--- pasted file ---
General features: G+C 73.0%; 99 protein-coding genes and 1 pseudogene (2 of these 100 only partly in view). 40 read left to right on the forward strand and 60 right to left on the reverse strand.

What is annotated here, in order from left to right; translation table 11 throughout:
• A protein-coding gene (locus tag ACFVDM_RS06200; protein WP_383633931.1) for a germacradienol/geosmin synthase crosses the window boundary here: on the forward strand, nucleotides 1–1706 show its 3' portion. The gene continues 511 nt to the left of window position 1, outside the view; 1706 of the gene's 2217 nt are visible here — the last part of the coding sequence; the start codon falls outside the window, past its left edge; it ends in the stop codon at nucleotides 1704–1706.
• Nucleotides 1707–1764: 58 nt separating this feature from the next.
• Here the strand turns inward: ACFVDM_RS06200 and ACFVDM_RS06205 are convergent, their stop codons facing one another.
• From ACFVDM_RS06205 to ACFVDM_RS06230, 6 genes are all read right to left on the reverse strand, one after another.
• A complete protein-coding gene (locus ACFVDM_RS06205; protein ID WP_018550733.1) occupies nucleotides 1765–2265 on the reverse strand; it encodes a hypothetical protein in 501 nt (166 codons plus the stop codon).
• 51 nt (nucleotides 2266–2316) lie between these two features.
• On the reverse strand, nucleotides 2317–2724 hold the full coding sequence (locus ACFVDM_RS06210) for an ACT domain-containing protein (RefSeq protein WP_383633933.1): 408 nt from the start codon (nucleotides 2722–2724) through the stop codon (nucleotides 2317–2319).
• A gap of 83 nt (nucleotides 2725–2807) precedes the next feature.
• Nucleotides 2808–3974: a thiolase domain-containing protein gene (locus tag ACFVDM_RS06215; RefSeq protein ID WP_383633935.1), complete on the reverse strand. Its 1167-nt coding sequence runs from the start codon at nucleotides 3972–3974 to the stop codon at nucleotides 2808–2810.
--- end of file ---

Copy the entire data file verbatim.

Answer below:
General features: G+C 73.0%; 99 protein-coding genes and 1 pseudogene (2 of these 100 only partly in view). 40 read left to right on the forward strand and 60 right to left on the reverse strand.

What is annotated here, in order from left to right; translation table 11 throughout:
• A protein-coding gene (locus tag ACFVDM_RS06200; protein WP_383633931.1) for a germacradienol/geosmin synthase crosses the window boundary here: on the forward strand, nucleotides 1–1706 show its 3' portion. The gene continues 511 nt to the left of window position 1, outside the view; 1706 of the gene's 2217 nt are visible here — the last part of the coding sequence; the start codon falls outside the window, past its left edge; it ends in the stop codon at nucleotides 1704–1706.
• Nucleotides 1707–1764: 58 nt separating this feature from the next.
• Here the strand turns inward: ACFVDM_RS06200 and ACFVDM_RS06205 are convergent, their stop codons facing one another.
• From ACFVDM_RS06205 to ACFVDM_RS06230, 6 genes are all read right to left on the reverse strand, one after another.
• A complete protein-coding gene (locus ACFVDM_RS06205; protein ID WP_018550733.1) occupies nucleotides 1765–2265 on the reverse strand; it encodes a hypothetical protein in 501 nt (166 codons plus the stop codon).
• 51 nt (nucleotides 2266–2316) lie between these two features.
• On the reverse strand, nucleotides 2317–2724 hold the full coding sequence (locus ACFVDM_RS06210) for an ACT domain-containing protein (RefSeq protein WP_383633933.1): 408 nt from the start codon (nucleotides 2722–2724) through the stop codon (nucleotides 2317–2319).
• A gap of 83 nt (nucleotides 2725–2807) precedes the next feature.
• Nucleotides 2808–3974: a thiolase domain-containing protein gene (locus tag ACFVDM_RS06215; RefSeq protein ID WP_383633935.1), complete on the reverse strand. Its 1167-nt coding sequence runs from the start codon at nucleotides 3972–3974 to the stop codon at nucleotides 2808–2810.